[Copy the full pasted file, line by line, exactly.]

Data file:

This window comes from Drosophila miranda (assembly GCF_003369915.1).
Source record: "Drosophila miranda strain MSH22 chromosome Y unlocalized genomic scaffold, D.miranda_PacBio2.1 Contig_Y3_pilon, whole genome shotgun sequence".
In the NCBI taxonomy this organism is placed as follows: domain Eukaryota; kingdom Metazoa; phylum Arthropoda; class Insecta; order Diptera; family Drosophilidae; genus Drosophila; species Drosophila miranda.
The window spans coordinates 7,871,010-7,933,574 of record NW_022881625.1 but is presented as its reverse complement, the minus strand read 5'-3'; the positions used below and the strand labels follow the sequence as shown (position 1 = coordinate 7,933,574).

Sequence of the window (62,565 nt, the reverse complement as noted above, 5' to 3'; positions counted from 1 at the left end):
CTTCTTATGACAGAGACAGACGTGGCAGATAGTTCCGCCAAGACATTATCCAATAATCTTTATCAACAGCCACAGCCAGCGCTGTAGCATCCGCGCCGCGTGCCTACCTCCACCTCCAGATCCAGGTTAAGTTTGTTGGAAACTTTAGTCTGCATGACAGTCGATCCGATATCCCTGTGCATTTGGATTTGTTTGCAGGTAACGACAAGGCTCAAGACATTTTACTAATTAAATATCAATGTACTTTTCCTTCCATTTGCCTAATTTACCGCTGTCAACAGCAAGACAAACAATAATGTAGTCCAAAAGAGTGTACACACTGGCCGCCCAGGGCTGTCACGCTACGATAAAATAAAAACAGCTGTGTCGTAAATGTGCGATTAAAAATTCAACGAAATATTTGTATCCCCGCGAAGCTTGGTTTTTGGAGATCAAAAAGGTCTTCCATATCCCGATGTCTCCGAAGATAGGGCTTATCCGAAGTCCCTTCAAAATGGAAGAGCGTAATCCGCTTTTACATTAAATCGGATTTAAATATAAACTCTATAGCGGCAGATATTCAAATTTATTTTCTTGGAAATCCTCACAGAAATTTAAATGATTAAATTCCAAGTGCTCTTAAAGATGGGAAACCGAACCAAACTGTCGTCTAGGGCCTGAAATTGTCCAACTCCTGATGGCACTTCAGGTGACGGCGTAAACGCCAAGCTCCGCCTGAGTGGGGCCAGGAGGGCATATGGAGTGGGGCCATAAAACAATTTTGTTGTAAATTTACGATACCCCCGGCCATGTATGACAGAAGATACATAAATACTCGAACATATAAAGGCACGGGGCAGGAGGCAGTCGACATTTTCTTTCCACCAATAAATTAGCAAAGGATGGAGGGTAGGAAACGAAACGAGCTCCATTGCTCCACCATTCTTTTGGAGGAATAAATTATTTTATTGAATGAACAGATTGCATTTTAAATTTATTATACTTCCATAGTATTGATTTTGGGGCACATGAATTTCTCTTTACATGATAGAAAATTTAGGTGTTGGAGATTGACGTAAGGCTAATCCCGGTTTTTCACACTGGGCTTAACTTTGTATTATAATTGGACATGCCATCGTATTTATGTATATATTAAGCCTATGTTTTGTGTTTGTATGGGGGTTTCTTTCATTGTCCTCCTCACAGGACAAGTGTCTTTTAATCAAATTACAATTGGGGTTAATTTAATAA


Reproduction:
This window comes from Drosophila miranda (assembly GCF_003369915.1).
Source record: "Drosophila miranda strain MSH22 chromosome Y unlocalized genomic scaffold, D.miranda_PacBio2.1 Contig_Y3_pilon, whole genome shotgun sequence".
In the NCBI taxonomy this organism is placed as follows: domain Eukaryota; kingdom Metazoa; phylum Arthropoda; class Insecta; order Diptera; family Drosophilidae; genus Drosophila; species Drosophila miranda.
The window spans coordinates 7,871,010-7,933,574 of record NW_022881625.1 but is presented as its reverse complement, the minus strand read 5'-3'; the positions used below and the strand labels follow the sequence as shown (position 1 = coordinate 7,933,574).

Sequence of the window (62,565 nt, the reverse complement as noted above, 5' to 3'; positions counted from 1 at the left end):
CTTCTTATGACAGAGACAGACGTGGCAGATAGTTCCGCCAAGACATTATCCAATAATCTTTATCAACAGCCACAGCCAGCGCTGTAGCATCCGCGCCGCGTGCCTACCTCCACCTCCAGATCCAGGTTAAGTTTGTTGGAAACTTTAGTCTGCATGACAGTCGATCCGATATCCCTGTGCATTTGGATTTGTTTGCAGGTAACGACAAGGCTCAAGACATTTTACTAATTAAATATCAATGTACTTTTCCTTCCATTTGCCTAATTTACCGCTGTCAACAGCAAGACAAACAATAATGTAGTCCAAAAGAGTGTACACACTGGCCGCCCAGGGCTGTCACGCTACGATAAAATAAAAACAGCTGTGTCGTAAATGTGCGATTAAAAATTCAACGAAATATTTGTATCCCCGCGAAGCTTGGTTTTTGGAGATCAAAAAGGTCTTCCATATCCCGATGTCTCCGAAGATAGGGCTTATCCGAAGTCCCTTCAAAATGGAAGAGCGTAATCCGCTTTTACATTAAATCGGATTTAAATATAAACTCTATAGCGGCAGATATTCAAATTTATTTTCTTGGAAATCCTCACAGAAATTTAAATGATTAAATTCCAAGTGCTCTTAAAGATGGGAAACCGAACCAAACTGTCGTCTAGGGCCTGAAATTGTCCAACTCCTGATGGCACTTCAGGTGACGGCGTAAACGCCAAGCTCCGCCTGAGTGGGGCCAGGAGGGCATATGGAGTGGGGCCATAAAACAATTTTGTTGTAAATTTACGATACCCCCGGCCATGTATGACAGAAGATACATAAATACTCGAACATATAAAGGCACGGGGCAGGAGGCAGTCGACATTTTCTTTCCACCAATAAATTAGCAAAGGATGGAGGGTAGGAAACGAAACGAGCTCCATTGCTCCACCATTCTTTTGGAGGAATAAATTATTTTATTGAATGAACAGATTGCATTTTAAATTTATTATACTTCCATAGTATTGATTTTGGGGCACATGAATTTCTCTTTACATGATAGAAAATTTAGGTGTTGGAGATTGACGTAAGGCTAATCCCGGTTTTTCACACTGGGCTTAACTTTGTATTATAATTGGACATGCCATCGTATTTATGTATATATTAAGCCTATGTTTTGTGTTTGTATGGGGGTTTCTTTCATTGTCCTCCTCACAGGACAAGTGTCTTTTAATCAAATTACAATTGGGGTTAATTTAATAA